Covered in InK: Free music and words at InKY’s monthly reading series [Books]

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What exactly is a “bard?”  The term finds its way into modern speech casually, dropped from time to time in conjunction with poets and playwrights.  William Shakespeare is, of course, affectionately and globally known as “The Bard” (with a capital B), but what – precisely – does this word convey?                    

According to Dictionary.com a “bard” [bahrd] is:                        Noun

1. (Formerly) a person who composed and recited epic or heroic poems, often while playing the harp, lyre, or the like.

2. One of an ancient Celtic order of composers and reciters of poetry.

3. Any poet.

4. The Bard, William Shakespeare.

While I highly doubt anyone featured this Friday will be treating the audience to the dreamy melodies of the harp (too bad), the InKY Reading Series promises indeed to provide listeners with a modern performance of the minstrel show.  Aptly held at The Bard’s Town restaurant, theatre and lounge, writers Kevin Wilson and Catherine Bowman will share their words alongside musician, Calvin Fackler.  Bards in truth, methinks!

Wilson, a professor of fiction at the University of the South, is the author of the well-awarded collection, Tunneling to the Center of the Earth (Ecco/Harper Perennial 2009), as well as the novel, The Family Fang (Ecco 2011)  A recipient of fellowships from the MacDowell Colony, Yaddo and the KHN Center for the arts, Wilson’s work has appeared in publications such as Ploughshares, Tin House, One Story, Cincinnati Review and in four volumes of the New Stories from the South: The Year’s Best anthology.  Wilson’s writing seamlessly blends the mundane and the fantastic in a clever voice of vibrant prose and sharp humor.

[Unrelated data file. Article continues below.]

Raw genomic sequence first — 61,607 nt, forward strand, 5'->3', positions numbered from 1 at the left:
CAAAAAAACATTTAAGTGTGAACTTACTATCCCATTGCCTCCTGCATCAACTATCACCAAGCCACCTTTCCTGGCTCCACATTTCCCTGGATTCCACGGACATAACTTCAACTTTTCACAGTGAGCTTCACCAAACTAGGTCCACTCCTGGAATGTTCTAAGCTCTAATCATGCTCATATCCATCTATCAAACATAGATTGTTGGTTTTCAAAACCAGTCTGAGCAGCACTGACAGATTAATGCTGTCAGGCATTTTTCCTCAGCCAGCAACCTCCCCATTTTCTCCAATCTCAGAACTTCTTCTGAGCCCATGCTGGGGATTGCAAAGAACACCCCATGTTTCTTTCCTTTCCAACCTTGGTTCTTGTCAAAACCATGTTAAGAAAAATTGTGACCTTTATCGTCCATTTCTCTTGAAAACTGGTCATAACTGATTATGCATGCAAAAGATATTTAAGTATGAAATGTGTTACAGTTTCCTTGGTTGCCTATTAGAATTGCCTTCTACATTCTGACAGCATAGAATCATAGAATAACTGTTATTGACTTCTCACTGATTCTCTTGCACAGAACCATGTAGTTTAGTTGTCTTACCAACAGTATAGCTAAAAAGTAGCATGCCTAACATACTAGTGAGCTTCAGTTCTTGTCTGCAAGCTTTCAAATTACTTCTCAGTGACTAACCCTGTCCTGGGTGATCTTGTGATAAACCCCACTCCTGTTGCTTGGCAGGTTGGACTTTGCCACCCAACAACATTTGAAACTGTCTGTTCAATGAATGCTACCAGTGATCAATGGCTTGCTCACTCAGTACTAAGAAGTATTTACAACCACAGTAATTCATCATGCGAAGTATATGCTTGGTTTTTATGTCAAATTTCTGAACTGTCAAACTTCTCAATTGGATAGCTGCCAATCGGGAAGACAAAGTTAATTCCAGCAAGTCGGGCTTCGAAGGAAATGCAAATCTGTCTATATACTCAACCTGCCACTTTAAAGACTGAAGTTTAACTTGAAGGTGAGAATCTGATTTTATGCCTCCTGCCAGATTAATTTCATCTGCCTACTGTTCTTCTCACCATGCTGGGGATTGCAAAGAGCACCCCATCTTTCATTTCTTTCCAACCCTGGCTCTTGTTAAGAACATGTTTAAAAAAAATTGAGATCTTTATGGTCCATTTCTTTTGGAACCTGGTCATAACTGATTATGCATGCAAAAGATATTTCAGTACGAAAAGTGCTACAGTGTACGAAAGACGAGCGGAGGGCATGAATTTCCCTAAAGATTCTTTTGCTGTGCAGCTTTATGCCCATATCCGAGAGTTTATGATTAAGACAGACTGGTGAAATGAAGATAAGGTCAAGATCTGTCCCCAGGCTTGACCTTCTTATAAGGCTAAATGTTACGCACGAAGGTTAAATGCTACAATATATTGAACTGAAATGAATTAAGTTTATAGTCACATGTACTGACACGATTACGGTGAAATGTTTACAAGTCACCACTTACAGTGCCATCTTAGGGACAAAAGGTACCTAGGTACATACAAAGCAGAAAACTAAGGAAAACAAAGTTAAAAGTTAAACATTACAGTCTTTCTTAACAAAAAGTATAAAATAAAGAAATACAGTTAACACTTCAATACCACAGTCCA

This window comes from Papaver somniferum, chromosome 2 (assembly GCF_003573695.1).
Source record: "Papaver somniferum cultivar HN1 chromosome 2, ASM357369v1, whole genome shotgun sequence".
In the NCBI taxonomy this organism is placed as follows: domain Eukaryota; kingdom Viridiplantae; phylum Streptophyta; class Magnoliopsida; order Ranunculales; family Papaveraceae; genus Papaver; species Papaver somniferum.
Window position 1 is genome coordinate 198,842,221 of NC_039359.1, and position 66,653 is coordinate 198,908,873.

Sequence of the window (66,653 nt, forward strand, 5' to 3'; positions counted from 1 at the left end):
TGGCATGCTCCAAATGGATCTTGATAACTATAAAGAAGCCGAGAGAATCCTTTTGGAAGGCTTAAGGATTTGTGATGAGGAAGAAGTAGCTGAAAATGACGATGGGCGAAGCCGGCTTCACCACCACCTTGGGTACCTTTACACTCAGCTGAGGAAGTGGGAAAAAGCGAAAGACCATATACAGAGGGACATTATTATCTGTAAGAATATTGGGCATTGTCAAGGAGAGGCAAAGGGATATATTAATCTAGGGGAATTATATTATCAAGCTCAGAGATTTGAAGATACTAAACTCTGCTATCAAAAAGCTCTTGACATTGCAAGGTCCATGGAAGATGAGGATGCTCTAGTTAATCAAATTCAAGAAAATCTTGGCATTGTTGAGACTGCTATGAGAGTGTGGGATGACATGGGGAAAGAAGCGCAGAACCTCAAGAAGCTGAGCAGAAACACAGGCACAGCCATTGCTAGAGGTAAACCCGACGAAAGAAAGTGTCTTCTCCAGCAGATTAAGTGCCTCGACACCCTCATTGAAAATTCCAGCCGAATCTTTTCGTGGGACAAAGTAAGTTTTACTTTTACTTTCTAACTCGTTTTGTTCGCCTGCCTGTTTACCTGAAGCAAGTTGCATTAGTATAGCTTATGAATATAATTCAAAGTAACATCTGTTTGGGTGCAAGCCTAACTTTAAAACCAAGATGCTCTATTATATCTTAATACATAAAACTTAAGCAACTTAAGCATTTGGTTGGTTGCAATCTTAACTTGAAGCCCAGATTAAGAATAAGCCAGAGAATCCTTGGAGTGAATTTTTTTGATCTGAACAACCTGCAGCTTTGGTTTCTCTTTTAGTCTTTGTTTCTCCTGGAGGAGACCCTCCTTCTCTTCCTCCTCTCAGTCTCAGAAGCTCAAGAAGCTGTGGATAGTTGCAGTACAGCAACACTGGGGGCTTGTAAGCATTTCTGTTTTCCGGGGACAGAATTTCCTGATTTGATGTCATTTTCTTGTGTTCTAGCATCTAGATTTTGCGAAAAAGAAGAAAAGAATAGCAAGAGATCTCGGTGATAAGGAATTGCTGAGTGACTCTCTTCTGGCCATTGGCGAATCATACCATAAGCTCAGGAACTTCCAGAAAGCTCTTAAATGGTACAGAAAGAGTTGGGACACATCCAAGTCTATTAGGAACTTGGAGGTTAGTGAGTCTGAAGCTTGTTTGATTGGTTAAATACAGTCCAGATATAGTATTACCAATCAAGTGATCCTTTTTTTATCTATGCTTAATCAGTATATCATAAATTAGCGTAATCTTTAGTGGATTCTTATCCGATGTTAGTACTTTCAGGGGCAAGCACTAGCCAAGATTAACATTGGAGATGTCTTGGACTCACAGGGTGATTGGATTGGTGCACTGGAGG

Sharing the spotlight with Wilson this Friday, is poet and professor, Catherine Bowman.  Currently the Director of the MFA Creative Writing Program at Indiana University, Bowman is the author of four volumes of poetry, The Plath Cabinet (Four Way Books), Notarikon (Four Way Books), Rock Farm (Gibbs Smith), and 1-800-HOT-RIBS (Gibbs Smith).  Bowman’s work has been published in The New Yorker, The Paris Review, Ploughshares, the Harvard Review, as well as The Best American Poetry Series.  Her writing has been awarded the Peregrine Smith Poetry Prize, the Kate Tufts Discovery Award for Poetry, the Dobie Paisano Fellowship, a New York Foundation for the Arts Fellowship in Poetry and four Yaddo Fellowships.  Bowman is presently the editor of Word of Mouth: Poems Featured on NPR’s “All Things Considered.”      

In the seven years since its inception, the InKY Reading Series has featured writers and authors from Boston, Los Angeles, St. Louis, Atlanta, Portland, Chicago, West Virginia, Cincinnati, Indianapolis, as well as from every urban and rural region of Kentucky.  The series turns the second Friday of the month into an opportunity for writers to gain fans and for the public to enjoy free erudition (and beer – but that’s extra).  Bring your friends and an appetite for literature; veritable bards shall wax words for thy merrymaking.     

Schedule
6:30pm Open mic sign-ups
7 – 7:30pm Open mic
7:30 – 8pm Live music
8pm – 9pm Featured readers

The Bard’s Town is located at 1801 Bardstown Road

For more information about the InKY Reading Series visit www.louisvilleliteraryarts.org

Photo: Courtesy of Kevin Wilson and Catherine Bowman’s respective webpages www.wilsonkevin.com and http://iub.edu

About Erin Day
I currently spend most of my days sequestered in a dark and secret room projecting IMAX films for an adoring public. In my spare time I read books (a lot) and contemplate ever more devious ways to become a professional Blacksmith. I love words, paper, fashion, trees, Charlie Chaplin, useless knick-knacks and my beloved turquoise 1994 Ford Ranger - Daniel. I totally believe in the Loch Ness Monster. Books are culture; my goal is to tell you a story.
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